July 12, 2013|
I was born and raised in San Antonio, TX so for years I’ve visited the website of the city’s largest newspapers, the Express-News, every few days.
This hasn’t been a particularly pleasant experience, as the Express-News has long pursued an ill-advised portal strategy and made its content available through the hideous www.mysanantonio.com. As someone who builds websites for a living I would sort of hold my nose as I read stories about my high school and my San Antonio Spurs on My San Antonio.
A few months ago the San Antonio Express-News got a much needed divorce from www.mysanantonio.com and launched its own website. And, pay wall aside, it is kind of awesome. Easy to use. Lightening fast. Attractive. Fully responsive so it works well on phones and tablets. Design-wise I would put the new Express-News site up there with any newspaper site out there.
The use of responsive design in particular impressed me. While responsive design has been around for a long time, it has only really become common place in the last few years with the explosion of mobile. Planning and implementing responsive designs is difficult and time consuming, so you have to tip your hat that a site the scale of San Antonio Express-News was able to pull it off so well.
The Express-News site got me thinking about how newspapers are adapting to the new mobile world. Traditionally newspapers have optimized their sites for phones by creating design themes that are specific to mobile visitors. So instead of having the site respond based on screen resolution newspapers have designed a completely different version of their sites for mobile visitors. The use of responsive design on the Express-News site got me wondering whether this was the exception or the rule. Are newspapers abandoning mobile themes and moving towards responsive designs?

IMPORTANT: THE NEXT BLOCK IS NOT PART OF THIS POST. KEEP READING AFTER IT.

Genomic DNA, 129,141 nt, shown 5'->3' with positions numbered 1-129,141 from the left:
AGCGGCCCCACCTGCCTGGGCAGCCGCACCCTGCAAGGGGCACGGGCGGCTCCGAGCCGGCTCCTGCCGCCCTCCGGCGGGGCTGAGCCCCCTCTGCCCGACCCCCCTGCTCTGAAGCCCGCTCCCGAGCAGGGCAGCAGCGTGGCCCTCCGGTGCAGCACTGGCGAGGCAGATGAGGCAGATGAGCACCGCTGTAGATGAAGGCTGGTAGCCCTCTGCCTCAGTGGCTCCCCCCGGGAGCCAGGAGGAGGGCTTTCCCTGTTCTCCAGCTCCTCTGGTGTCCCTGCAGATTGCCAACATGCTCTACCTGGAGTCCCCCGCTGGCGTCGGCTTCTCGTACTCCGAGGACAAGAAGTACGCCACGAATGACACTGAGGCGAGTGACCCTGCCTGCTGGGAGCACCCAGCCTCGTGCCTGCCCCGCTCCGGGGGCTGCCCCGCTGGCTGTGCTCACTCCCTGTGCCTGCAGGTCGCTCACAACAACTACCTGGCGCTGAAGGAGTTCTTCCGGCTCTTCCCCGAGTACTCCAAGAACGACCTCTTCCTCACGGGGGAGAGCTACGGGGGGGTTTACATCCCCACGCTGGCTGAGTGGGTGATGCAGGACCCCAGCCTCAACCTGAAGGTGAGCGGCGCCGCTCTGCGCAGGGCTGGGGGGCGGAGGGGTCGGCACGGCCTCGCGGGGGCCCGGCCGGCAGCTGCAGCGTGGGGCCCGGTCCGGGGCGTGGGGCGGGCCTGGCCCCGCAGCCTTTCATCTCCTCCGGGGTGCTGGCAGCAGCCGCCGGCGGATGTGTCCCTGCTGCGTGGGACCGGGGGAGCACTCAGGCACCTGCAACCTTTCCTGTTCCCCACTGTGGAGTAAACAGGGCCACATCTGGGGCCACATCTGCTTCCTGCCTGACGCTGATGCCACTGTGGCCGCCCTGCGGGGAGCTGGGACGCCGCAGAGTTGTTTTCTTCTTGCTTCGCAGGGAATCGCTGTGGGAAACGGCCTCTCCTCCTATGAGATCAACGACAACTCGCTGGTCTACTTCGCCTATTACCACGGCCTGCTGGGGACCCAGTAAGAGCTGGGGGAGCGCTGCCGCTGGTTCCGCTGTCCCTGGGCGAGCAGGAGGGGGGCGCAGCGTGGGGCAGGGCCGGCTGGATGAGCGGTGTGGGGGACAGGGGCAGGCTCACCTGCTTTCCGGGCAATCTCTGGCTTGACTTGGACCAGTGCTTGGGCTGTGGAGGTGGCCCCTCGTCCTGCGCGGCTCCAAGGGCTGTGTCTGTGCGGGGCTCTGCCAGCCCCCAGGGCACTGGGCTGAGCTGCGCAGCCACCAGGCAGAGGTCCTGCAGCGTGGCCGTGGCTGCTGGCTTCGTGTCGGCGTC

After analyzing the sites of the top 100 newspapers in the United States the answer is that it is probably too soon to tell. This graph summarizes my findings:
Frankly, I’m not sure these findings tell us much. I’m not sure totally sure whether the 10% figure represents an embrace or rejection of responsive design.
While I don’t have concrete data my guess is that the 10% figure represents a significant increase over what I would have seen a year or two ago. And as more time passes I would expect the number of newspapers that go with a responsive design strategy to increase dramatically. I suspect the current, relatively low percentage is a reflection of the relative newness of the trend and the massive amount of time it takes to implement a responsive design on a site the scale of a newspaper, rather than a rejection of the strategy.
Interestingly, none of the sixteen largest papers in the country have implemented responsive designs. The largest newspaper to have a responsive design is the Tampa Bay Times.
You can view a Google Doc of my research here. I’ll update my research again in the future to see how things are evolving.
Note: The Express-News is a Hearst newspaper. I later found out the design of the new site is a template that is also used by the San Francisco Chronicle.